Young entrepreneurs like Dmytro have diversified their businesses beyond the Ukrainian market and begun to build wealth that rivals or exceeds their counterparts in other European capitals.
Stars of Kiev’s start-up scene are raising multimillions with globally-recognised companies; notable names include Alex Shevchenko and Max Lytvyn from Grammarly and Yaroslav Azhnyuk from Petcube. There is more than just tech talent, though – Ksenia Schnaider and Ruslan Baginskiy are two young fashion designers earning accolades and celebrity fans around the world.
But beyond the more public accomplishments, many more are beginning to earn the type of wealth their Soviet-raised parents never could have imagined.
A new army of tech talent
The IT outsourcing sector has grown from a standing start to become Ukraine’s third biggest export within the past decade. Workers’ salaries are closer to their Western counterparts than ever before – monthly pay is around $2,000 to $3,000 for software engineers, taxed at just 5% (although this rate applies only to those registered as private entrepreneurs.) By contrast, the average salary in Ukraine is thought to be closer to $250 - $300 a month, with residents of Kiev earning the highest average nationwide.
According to the State Statistics Service, there were 274,100 Ukrainians employed in IT and Communications last year and around a further 36,000 new technology graduates annually. According to the official data, there were 13,409 IT and telecom companies in Ukraine in 2017 and more than 100 multinational research and development centres including Ericsson, Siemens, Oracle and Magento. Ukraine has become the primary outsourcing market in Eastern Europe, according to Outsourcing Journal, and is top in Central and Eastern Europe by outsourcing volume. It’s the fifth largest IT services exporter, according to consultancy PwC.
“The industry has tripled over the last few years,” says Andrew Sorohan, team lead at Kiev-based VC firm UVentures. “We’ve got a young, highly skilled workforce working on projects in machine learning and big data analytics for clients like UBS, Uber, Google, Deutsche Bank, and Amazon.”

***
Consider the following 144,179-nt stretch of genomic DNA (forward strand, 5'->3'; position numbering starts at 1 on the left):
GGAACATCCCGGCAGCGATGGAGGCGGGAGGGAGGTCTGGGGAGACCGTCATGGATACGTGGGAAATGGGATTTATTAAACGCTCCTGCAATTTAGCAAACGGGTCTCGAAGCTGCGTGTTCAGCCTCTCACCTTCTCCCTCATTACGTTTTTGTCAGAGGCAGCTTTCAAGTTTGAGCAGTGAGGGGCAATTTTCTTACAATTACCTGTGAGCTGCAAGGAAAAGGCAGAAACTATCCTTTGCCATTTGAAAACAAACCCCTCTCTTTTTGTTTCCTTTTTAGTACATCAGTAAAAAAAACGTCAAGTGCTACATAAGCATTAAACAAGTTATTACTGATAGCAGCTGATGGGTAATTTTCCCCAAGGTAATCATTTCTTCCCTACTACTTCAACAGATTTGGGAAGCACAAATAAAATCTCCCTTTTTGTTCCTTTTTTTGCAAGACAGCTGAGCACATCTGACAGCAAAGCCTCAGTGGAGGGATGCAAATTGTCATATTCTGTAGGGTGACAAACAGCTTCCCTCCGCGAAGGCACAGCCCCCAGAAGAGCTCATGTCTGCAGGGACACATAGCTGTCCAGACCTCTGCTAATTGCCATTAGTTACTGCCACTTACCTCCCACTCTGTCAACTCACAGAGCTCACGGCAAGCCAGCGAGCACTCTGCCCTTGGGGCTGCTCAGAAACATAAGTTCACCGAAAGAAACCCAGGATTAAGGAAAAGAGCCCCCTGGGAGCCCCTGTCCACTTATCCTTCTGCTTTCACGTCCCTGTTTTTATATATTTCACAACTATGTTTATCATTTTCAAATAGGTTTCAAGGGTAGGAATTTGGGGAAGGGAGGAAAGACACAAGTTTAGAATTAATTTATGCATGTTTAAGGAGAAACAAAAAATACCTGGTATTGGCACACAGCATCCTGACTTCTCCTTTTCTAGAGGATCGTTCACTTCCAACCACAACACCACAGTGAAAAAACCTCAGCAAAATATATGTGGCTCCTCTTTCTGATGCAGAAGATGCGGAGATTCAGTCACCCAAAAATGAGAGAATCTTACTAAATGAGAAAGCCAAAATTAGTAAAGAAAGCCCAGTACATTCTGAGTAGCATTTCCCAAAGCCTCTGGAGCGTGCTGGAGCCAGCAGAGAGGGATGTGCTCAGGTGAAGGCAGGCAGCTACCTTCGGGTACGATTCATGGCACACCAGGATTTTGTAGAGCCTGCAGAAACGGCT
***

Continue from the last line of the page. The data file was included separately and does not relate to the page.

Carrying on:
Sorohan says home-grown companies such as Grammarly, Petcube and Preply are quickly expanding on global markets to become leaders in their sub-sectors.
Kiev is also attracting a new generation of young artists. Across the city, decrepit or decaying Soviet-era buildings are being renovated – from the ‘creative and cultural cluster’ at Art-Zavod Platforma to the train hub-turned-coworking space Izolatsiya.
The more impossible a restaurant or cafe is to find in Kiev, chances are the better it will be when you finally locate it. As the city is rapidly changing, so too are the names of some streets, and not every building is conveniently emblazoned with its address on the exterior. It all makes the hunt more interesting.
A host of new restaurants cater to young diners – Podil East India Company, Pyan-se, Noodles vs Marketing, Chang and Kytajskyj Privet to name a few. Three courses of authentic Middle Eastern food at Favorite Uncle on Pankivska cost the same as a small starter in London.
On the more expensive side, bars like Alchemist, Loggerhead, Barman Dictat, Kosatka, and Parovoz cater to many of Kiev’s young and wealthy, while others like The Last Barricade and Kupidon serve traditional Ukrainian food just a few steps from Maidan.
Das neue Berlin?
Although there are still plenty of ostentatious public displays of wealth on show (the same found elsewhere in post-Soviet states) these are gradually being replaced by a growing population of young middle class. The hipsters have taken over in a big way, helping establish Kiev as a Berlin of the east.
Security is still top of mind for many visitors to this city. Although the conflict in the country’s eastern regions makes Ukraine seem like a dangerous place, Kiev feels just as safe as any other European capital. The conflict is over 700km away – almost twice the distance from Paris to London.
While there are important memorials across the city that serve as stark reminders of the violence, the truth is that you’ll likely forget all about it as you explore the city. So, relax and enjoy because, as a business traveller, there is little to fear in Kiev… apart from the traffic.